BNP has been established to be a predictor of mortality in a variety of chronic and acute conditions, including congestive heart failure, coronary artery disease, acute coronary syndromes [36, 37], and acute pulmonary embolism . In critically ill patients, the prognostic value of elevated BNP is less clear. In several studies, BNP has been predictive of outcome in patients with cardiogenic and septic shock [7, 38, 39]. However, in a mixed population of patients who present with severe sepsis and septic shock, the results are inconsistent; some studies have shown BNP to be predictive of mortality , others have not . Similarly, in patients presenting with hypoxic respiratory failure due to CHF or ALI, the studies have shown conflicting results. Jefic et al.  showed no relationship of BNP with mortality in 41 critically ill patients with respiratory failure (909 ± 264 in survivors vs. 841 ± 171 in nonsurvivors). Rana et al.  in a study of 204 patients who presented with pulmonary edema found that BNP levels did not differ between survivors and nonsurvivors (median 528 vs. 774, p = 0.24; O. Gajic, personal communication). Our data are consistent with those findings. In contrast, in a study by Karmpaliotis et al. , BNP showed a strong graded relationship with mortality risk in 79 subjects admitted to the ICU with hypoxic respiratory failure. In the subgroup of patients with ALI (n = 51), this relationship did not reach statistical significance but the trend was present (p = 0.07). We are unable to fully explain the discrepancies between these studies, but these may be partially attributed to different patient populations, study designs, and statistical analyses. We found interesting that Karmpaliotis et al. elected to analyze the mortality data using tertiles of BNP; however, using this method to analyze our data did not change our results. Also, in their study, 52% of the patients with ALI were in shock, and BNP has been shown to predict mortality in patients with shock. Because the authors did not stratify for the presence of shock, it is possible that shock could have accounted for the significant relationship with mortality.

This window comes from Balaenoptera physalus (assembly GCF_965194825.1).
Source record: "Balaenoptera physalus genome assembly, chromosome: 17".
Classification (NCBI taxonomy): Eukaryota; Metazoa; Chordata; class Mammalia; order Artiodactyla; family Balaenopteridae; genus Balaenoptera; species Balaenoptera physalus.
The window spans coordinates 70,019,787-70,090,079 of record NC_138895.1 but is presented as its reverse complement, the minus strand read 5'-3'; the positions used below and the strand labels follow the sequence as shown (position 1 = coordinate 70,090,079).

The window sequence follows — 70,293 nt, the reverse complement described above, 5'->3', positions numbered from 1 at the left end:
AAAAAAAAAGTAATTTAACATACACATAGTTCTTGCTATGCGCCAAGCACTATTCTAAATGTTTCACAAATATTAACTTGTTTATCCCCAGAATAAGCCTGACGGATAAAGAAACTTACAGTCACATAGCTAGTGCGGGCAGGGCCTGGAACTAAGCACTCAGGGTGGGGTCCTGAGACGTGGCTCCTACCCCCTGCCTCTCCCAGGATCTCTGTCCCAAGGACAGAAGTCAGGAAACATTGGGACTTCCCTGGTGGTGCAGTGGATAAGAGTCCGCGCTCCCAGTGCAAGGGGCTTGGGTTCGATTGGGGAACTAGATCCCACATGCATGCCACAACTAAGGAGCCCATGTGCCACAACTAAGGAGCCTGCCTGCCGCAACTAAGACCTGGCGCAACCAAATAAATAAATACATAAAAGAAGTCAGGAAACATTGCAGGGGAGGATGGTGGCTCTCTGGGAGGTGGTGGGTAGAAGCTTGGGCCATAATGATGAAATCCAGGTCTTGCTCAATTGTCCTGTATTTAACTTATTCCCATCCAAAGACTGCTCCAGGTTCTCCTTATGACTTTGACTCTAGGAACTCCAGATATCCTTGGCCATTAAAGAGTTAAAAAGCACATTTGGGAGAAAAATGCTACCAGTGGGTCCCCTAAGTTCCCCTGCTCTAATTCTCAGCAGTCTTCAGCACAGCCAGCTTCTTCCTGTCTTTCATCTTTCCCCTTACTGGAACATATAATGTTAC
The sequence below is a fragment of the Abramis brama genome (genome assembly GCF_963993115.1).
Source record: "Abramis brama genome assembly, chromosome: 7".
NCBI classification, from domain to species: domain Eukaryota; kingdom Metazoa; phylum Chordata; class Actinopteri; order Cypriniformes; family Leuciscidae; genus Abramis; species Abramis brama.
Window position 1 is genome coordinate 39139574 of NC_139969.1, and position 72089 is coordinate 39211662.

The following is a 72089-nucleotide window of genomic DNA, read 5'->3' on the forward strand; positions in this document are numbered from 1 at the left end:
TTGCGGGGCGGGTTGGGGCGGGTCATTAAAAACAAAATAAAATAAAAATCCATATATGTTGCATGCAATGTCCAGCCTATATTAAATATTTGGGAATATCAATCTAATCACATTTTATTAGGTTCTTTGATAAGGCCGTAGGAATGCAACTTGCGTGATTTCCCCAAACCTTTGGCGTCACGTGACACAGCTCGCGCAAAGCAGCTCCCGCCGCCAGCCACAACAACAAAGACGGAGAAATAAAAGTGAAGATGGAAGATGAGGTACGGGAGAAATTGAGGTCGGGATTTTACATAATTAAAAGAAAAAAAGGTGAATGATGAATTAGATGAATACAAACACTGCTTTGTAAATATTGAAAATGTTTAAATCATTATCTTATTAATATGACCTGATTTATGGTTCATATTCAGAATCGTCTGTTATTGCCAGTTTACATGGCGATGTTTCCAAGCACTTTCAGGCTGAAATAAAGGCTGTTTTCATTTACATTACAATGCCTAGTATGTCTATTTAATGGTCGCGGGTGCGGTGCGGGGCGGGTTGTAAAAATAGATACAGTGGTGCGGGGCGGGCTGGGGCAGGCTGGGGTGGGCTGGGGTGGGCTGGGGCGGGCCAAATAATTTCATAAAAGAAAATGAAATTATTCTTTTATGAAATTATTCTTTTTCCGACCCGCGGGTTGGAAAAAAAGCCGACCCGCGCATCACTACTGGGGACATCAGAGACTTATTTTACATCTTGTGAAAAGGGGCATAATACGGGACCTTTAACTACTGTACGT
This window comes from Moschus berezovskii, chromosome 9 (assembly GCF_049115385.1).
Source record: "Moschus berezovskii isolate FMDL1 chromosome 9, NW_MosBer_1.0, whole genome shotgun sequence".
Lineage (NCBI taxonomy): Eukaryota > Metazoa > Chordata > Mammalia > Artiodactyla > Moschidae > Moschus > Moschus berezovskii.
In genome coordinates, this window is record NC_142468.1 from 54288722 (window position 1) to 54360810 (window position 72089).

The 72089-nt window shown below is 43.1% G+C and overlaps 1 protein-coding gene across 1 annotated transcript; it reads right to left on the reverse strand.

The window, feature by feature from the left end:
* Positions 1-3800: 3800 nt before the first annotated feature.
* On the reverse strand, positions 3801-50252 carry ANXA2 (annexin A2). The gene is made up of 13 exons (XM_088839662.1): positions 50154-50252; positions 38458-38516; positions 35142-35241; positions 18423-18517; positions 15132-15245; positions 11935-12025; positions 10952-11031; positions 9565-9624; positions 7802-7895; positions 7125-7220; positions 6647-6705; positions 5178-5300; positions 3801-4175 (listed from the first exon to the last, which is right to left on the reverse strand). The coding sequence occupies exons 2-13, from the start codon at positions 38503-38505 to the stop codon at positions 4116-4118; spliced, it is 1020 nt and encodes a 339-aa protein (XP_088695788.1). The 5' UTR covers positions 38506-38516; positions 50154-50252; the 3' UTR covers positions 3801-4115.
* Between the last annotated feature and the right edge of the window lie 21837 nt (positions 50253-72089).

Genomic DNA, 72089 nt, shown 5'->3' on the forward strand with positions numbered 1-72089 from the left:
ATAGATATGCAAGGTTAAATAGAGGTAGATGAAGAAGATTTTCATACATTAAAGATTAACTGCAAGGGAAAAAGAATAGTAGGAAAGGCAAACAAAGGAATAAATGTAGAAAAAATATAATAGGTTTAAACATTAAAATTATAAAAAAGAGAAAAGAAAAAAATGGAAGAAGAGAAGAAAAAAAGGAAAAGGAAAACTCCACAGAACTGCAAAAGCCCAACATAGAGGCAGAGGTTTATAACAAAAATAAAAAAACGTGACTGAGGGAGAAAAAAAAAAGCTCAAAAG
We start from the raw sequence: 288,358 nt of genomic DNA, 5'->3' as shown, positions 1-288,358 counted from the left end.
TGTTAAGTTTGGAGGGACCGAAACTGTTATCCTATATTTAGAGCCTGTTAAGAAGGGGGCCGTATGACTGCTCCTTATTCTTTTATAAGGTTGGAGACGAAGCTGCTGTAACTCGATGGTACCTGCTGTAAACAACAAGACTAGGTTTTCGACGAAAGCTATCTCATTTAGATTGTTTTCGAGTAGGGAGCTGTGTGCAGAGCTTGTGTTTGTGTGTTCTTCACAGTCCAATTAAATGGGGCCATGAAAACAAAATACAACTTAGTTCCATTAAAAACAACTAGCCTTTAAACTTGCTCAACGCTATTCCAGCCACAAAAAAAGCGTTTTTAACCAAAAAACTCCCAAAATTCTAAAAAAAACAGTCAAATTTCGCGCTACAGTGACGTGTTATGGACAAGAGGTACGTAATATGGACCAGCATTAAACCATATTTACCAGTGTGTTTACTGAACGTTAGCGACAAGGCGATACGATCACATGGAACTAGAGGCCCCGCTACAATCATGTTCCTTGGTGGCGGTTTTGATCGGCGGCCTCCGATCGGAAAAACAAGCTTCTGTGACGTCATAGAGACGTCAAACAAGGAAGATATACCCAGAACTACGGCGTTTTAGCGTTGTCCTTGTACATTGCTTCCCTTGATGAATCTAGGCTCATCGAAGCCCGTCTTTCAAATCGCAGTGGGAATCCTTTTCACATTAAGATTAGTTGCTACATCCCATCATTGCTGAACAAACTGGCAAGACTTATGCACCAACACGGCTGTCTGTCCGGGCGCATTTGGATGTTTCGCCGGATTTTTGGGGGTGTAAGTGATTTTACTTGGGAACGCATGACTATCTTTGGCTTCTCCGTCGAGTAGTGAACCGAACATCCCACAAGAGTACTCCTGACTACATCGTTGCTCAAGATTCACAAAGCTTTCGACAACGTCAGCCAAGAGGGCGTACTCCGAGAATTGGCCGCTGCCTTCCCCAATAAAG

RV dysfunction has been associated with an increased risk of death in patients with ALI [43–46]. In our study, we did not find a relationship between RV dilatation as a measure of RV dysfunction and mortality. However, compared with other studies that have shown this association, our study was modest in size. Furthermore, in addition to receiving lung protective ventilation, our patients also received relatively "RV protective" ventilation, as has been suggested by Bouferrache and Vieillard-Baron . Specifically, our patients received protocolized low tidal volume ventilation with a target plateau pressure of 30 cmH2O or less and relatively low PEEP (following the protocol described in ) and had minimal hypercapnia (only one subject had a paCO2 > 50 mmHg). Thus, perhaps the impact of ALI on RV dysfunction and associated mortality was reduced by our overall ventilatory approach, despite the fact that the ventilatory approach was not specifically modified after the detection of RV dysfunction by echocardiography in a protocolized fashion in this study.